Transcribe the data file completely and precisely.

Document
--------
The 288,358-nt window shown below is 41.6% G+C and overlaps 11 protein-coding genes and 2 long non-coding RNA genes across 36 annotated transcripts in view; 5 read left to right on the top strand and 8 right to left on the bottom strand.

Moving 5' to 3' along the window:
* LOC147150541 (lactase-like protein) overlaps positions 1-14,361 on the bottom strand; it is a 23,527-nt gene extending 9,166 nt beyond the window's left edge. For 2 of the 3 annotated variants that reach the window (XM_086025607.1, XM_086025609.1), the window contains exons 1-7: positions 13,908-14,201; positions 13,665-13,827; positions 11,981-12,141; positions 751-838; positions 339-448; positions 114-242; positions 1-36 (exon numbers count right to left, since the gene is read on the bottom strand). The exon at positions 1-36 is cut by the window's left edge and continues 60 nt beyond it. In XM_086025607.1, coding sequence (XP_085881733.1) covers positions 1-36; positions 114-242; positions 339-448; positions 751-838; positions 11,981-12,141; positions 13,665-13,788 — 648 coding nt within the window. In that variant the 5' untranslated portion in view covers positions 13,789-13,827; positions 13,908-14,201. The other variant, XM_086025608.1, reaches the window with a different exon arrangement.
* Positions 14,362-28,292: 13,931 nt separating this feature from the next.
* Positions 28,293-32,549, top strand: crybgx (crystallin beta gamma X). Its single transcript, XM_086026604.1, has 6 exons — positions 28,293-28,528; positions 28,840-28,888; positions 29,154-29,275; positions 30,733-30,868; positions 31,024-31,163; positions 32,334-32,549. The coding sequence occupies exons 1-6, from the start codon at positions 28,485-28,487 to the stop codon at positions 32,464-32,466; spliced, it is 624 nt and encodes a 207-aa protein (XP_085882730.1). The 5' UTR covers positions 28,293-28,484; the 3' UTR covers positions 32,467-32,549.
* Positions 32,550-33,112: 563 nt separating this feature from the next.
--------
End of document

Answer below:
The 288,358-nt window shown below is 41.6% G+C and overlaps 11 protein-coding genes and 2 long non-coding RNA genes across 36 annotated transcripts in view; 5 read left to right on the top strand and 8 right to left on the bottom strand.

Moving 5' to 3' along the window:
* LOC147150541 (lactase-like protein) overlaps positions 1-14,361 on the bottom strand; it is a 23,527-nt gene extending 9,166 nt beyond the window's left edge. For 2 of the 3 annotated variants that reach the window (XM_086025607.1, XM_086025609.1), the window contains exons 1-7: positions 13,908-14,201; positions 13,665-13,827; positions 11,981-12,141; positions 751-838; positions 339-448; positions 114-242; positions 1-36 (exon numbers count right to left, since the gene is read on the bottom strand). The exon at positions 1-36 is cut by the window's left edge and continues 60 nt beyond it. In XM_086025607.1, coding sequence (XP_085881733.1) covers positions 1-36; positions 114-242; positions 339-448; positions 751-838; positions 11,981-12,141; positions 13,665-13,788 — 648 coding nt within the window. In that variant the 5' untranslated portion in view covers positions 13,789-13,827; positions 13,908-14,201. The other variant, XM_086025608.1, reaches the window with a different exon arrangement.
* Positions 14,362-28,292: 13,931 nt separating this feature from the next.
* Positions 28,293-32,549, top strand: crybgx (crystallin beta gamma X). Its single transcript, XM_086026604.1, has 6 exons — positions 28,293-28,528; positions 28,840-28,888; positions 29,154-29,275; positions 30,733-30,868; positions 31,024-31,163; positions 32,334-32,549. The coding sequence occupies exons 1-6, from the start codon at positions 28,485-28,487 to the stop codon at positions 32,464-32,466; spliced, it is 624 nt and encodes a 207-aa protein (XP_085882730.1). The 5' UTR covers positions 28,293-28,484; the 3' UTR covers positions 32,467-32,549.
* Positions 32,550-33,112: 563 nt separating this feature from the next.